OUR WILDLIFE OUR FUTURE
Nairobi National park is home to different wildlife species including the endangered black Rhino. Because of its alluring fauna and flora, the park has been the main tourist attraction for Nairobi City.
However all these eccentricity and rich biodiversity is said to crumble in a few years due to the future constructions set to happen inside the park. The Nairobi National Park Draft Management Plan 2020-2030, indicates of construction projects that in the long run is expected to improve the tourism sector and protect our wildlife. The construction of the “high end hotel” has caused controversy among conservationist and the public. WildNow foundation as a youth based organization focused on giving young people the opportunity to be part of environmental policy making and raising their concerns to our leaders.We have voiced out the matter at hand and believe there’s more to the National parks ecosystem that has not been considered with the proposal of further constructions and
the damage to the wildlife is to be prioritized. The Vision of Kenya Wildlife Services is “To save the last great species and places on earth for humanity”. Voting forth of this construction after the distractions caused by the SGR and Bypass is deliberately going against its objectives and mission as the backbone of wildlife conservation in Kenya. We as youths have taken the initiative to address the cause and implications caused by the act.
Majority called to attention that the park is the getaway to the underprivileged in Nairobi. Most of the visitors in the park are proven to be from the working class who seek to have a family excursion during the weekends to learn and embrace what nature is all about. Invading the parks space is restricting on our wildlife growth and the locals of Nairobi who are made up of the working class as majority is substantially affected.
Leaders and investors behind this projects have a diverse option of what park to visit and explore regardless of cost implication but have they considered the “common mwananchi” of Nairobi?
The management plan is said to improve the parks ecosystem; however, few years ago, after completion of the SGR Railway and Bypass, Kenya Wildlife Services owned up to the damage caused by the constructions. It was announced that some of the flora species have gone extinct and the animals have greatly been affected by the noise, disruption of their space and air pollution from the encroachments of housings deeper into the park.
As the proposal of the hotel is still pending, it’s important to consider that Human disturbance can affect wildlife behavior which will in the long run affect wildlife population.
Constructions in the national park will do more harm than good. Which begs the question. “Is our wildlife protection the priority here?”
The heritage of Africa is wildlife, and the distinctiveness of Kenya from other African countries and the whole world is amongst other things is “A National Park in the City”. Cowie who established the park in 1946 described the area as “paradise that was quickly disappearing.” Currently his predictions are proving to be accurate. What was home to different wildlife species is said to be a favorable destination in hospitality and tourism. Are we willing surrender our wildlife and uniqueness for profit gain rather than sustainability?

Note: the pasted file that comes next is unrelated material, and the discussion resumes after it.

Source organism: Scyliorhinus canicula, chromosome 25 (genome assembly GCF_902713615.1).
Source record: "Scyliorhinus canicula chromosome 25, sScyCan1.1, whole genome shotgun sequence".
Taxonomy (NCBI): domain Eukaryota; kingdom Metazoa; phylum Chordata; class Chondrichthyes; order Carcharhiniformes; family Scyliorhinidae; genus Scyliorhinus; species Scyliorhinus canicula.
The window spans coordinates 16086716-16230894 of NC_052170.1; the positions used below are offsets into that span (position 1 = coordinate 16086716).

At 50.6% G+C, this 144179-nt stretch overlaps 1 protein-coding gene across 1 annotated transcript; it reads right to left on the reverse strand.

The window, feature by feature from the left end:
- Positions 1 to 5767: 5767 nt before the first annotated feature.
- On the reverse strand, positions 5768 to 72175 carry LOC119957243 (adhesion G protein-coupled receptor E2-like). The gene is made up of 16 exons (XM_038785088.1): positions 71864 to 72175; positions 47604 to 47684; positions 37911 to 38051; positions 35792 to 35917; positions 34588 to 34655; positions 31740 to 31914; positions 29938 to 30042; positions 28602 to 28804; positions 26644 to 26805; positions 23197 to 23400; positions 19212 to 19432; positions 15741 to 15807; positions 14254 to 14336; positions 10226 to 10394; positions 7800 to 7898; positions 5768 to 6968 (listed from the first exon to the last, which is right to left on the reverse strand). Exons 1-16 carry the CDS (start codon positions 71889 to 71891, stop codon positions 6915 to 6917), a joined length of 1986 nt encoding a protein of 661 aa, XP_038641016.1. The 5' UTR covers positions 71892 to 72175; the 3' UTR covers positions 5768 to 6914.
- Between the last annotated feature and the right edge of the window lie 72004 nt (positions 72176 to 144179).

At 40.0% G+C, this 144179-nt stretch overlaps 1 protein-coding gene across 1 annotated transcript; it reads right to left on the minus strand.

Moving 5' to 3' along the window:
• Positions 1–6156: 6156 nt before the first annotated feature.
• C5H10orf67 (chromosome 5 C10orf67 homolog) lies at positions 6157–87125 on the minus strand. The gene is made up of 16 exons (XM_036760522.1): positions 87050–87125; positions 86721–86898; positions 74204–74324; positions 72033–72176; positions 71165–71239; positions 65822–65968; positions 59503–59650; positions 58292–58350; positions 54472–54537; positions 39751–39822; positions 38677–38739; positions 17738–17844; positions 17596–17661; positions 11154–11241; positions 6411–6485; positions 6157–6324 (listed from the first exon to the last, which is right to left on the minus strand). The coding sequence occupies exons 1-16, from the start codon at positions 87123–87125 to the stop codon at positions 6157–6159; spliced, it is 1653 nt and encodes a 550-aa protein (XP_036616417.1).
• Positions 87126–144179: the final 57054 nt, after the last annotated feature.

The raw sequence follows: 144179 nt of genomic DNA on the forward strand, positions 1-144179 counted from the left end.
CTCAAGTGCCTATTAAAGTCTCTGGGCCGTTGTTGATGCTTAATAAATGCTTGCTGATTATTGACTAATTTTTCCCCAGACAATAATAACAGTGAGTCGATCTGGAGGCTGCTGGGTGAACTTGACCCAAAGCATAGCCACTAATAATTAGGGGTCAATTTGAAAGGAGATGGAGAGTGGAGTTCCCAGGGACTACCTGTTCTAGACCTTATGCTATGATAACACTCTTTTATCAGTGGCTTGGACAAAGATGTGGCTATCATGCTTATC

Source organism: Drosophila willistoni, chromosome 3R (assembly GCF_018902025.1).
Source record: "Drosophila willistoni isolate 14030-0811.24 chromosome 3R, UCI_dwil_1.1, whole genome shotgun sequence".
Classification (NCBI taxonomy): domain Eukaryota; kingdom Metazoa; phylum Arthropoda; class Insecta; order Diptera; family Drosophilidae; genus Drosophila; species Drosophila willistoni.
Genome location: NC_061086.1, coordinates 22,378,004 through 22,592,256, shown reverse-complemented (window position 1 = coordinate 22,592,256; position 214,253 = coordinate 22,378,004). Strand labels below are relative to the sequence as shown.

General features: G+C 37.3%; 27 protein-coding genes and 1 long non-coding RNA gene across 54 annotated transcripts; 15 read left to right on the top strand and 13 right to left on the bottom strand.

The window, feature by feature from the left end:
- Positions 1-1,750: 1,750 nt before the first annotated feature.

The youth of Kenya have expressed views on the agenda and we believe the future of our wildlife in a more sustainable and considerable manner should be a pressing discussion. The park has a lot of history behind it and preserving those stories and species in it is a role for everyone to take part in for the sake of the coming generations and for our environments biodiversity.
In the year 1989 Kenya’s second President, Daniel Arap Moi burned 12 tons of ivory on a site within the park as an indication to cease the ivory trade. The fire was intended as a statement of the Government’s political will to stop the poaching that has reduced Kenya’s elephant herds to 17,000 from 65,000 in 1979. This act ultimately improved Kenya’s conservation and wildlife protection image and helped lead to significant changes in global policy on the ivory trade. By going against the protection of wildlife policies with the constructions, we will be going against what the image of Kenya has been for many years. Nonetheless, poaching and damaging the environment of the park intentionally is still an offence and our conservation efforts would be nothing but a fiasco.
Furthermore, Kenya Wildlife Services also proposes fencing of the park to reduce on the human wildlife conflict. .. There is considerable movement of large ungulate species across this boundary.
Fencing of this part of land will lead to confining of wildlife to one area which will interfere with the ecosystem. Wildlife needs to migrate freely in different seasons, enclosing the national park will be sabotaging nature’s way of living and this will be nothing but a big zoo for the animals.
The environment vs development debate is the discussion circulating the minds behind infrastructure projects in a growing country with a lot of potential and need for growth, nonetheless, it’s important to always keep in mind that our greatest strength is our agriculture and tourism, everything that surrounds the conditions of the environment. Long-term environmental impacts are often not considered in infrastructure development projects.
Lets protect our widlife for the greater good!
By; Maureen Some
HUMANITY FOR WILDLIFE
020 2000 773